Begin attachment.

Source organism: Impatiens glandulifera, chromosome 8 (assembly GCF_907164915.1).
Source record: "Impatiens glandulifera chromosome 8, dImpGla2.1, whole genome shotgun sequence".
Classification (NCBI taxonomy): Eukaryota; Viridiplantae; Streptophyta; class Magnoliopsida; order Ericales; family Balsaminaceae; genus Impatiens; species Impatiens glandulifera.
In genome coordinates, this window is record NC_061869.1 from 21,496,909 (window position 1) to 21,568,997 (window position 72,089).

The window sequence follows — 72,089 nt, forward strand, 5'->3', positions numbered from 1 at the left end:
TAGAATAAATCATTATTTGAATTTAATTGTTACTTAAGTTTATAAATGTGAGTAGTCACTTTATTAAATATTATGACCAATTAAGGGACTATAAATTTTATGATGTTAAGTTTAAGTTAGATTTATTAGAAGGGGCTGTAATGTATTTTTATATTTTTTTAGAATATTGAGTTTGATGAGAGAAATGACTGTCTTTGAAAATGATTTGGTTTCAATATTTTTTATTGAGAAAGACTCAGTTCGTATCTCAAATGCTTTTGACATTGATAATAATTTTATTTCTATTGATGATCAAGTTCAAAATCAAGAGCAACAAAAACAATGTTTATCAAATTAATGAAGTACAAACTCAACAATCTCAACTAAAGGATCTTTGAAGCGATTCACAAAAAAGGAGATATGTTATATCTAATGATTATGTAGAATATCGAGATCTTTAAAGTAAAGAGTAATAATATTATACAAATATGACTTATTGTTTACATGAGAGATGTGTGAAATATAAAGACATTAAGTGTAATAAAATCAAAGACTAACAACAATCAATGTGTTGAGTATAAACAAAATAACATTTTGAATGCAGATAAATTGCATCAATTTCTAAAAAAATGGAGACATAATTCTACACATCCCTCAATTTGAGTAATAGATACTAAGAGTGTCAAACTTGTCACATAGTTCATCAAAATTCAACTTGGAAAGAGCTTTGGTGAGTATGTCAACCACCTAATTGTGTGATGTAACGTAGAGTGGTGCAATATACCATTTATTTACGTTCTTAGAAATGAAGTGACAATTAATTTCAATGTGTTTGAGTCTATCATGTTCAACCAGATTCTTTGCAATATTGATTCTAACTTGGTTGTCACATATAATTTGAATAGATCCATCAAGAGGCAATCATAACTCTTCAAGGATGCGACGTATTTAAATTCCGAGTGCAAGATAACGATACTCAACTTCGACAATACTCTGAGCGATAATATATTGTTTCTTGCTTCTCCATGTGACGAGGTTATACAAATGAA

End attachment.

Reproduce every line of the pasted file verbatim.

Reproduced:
Source organism: Impatiens glandulifera, chromosome 8 (assembly GCF_907164915.1).
Source record: "Impatiens glandulifera chromosome 8, dImpGla2.1, whole genome shotgun sequence".
Classification (NCBI taxonomy): Eukaryota; Viridiplantae; Streptophyta; class Magnoliopsida; order Ericales; family Balsaminaceae; genus Impatiens; species Impatiens glandulifera.
In genome coordinates, this window is record NC_061869.1 from 21,496,909 (window position 1) to 21,568,997 (window position 72,089).

The window sequence follows — 72,089 nt, forward strand, 5'->3', positions numbered from 1 at the left end:
TAGAATAAATCATTATTTGAATTTAATTGTTACTTAAGTTTATAAATGTGAGTAGTCACTTTATTAAATATTATGACCAATTAAGGGACTATAAATTTTATGATGTTAAGTTTAAGTTAGATTTATTAGAAGGGGCTGTAATGTATTTTTATATTTTTTTAGAATATTGAGTTTGATGAGAGAAATGACTGTCTTTGAAAATGATTTGGTTTCAATATTTTTTATTGAGAAAGACTCAGTTCGTATCTCAAATGCTTTTGACATTGATAATAATTTTATTTCTATTGATGATCAAGTTCAAAATCAAGAGCAACAAAAACAATGTTTATCAAATTAATGAAGTACAAACTCAACAATCTCAACTAAAGGATCTTTGAAGCGATTCACAAAAAAGGAGATATGTTATATCTAATGATTATGTAGAATATCGAGATCTTTAAAGTAAAGAGTAATAATATTATACAAATATGACTTATTGTTTACATGAGAGATGTGTGAAATATAAAGACATTAAGTGTAATAAAATCAAAGACTAACAACAATCAATGTGTTGAGTATAAACAAAATAACATTTTGAATGCAGATAAATTGCATCAATTTCTAAAAAAATGGAGACATAATTCTACACATCCCTCAATTTGAGTAATAGATACTAAGAGTGTCAAACTTGTCACATAGTTCATCAAAATTCAACTTGGAAAGAGCTTTGGTGAGTATGTCAACCACCTAATTGTGTGATGTAACGTAGAGTGGTGCAATATACCATTTATTTACGTTCTTAGAAATGAAGTGACAATTAATTTCAATGTGTTTGAGTCTATCATGTTCAACCAGATTCTTTGCAATATTGATTCTAACTTGGTTGTCACATATAATTTGAATAGATCCATCAAGAGGCAATCATAACTCTTCAAGGATGCGACGTATTTAAATTCCGAGTGCAAGATAACGATACTCAACTTCGACAATACTCTGAGCGATAATATATTGTTTCTTGCTTCTCCATGTGACGAGGTTATACAAATGAA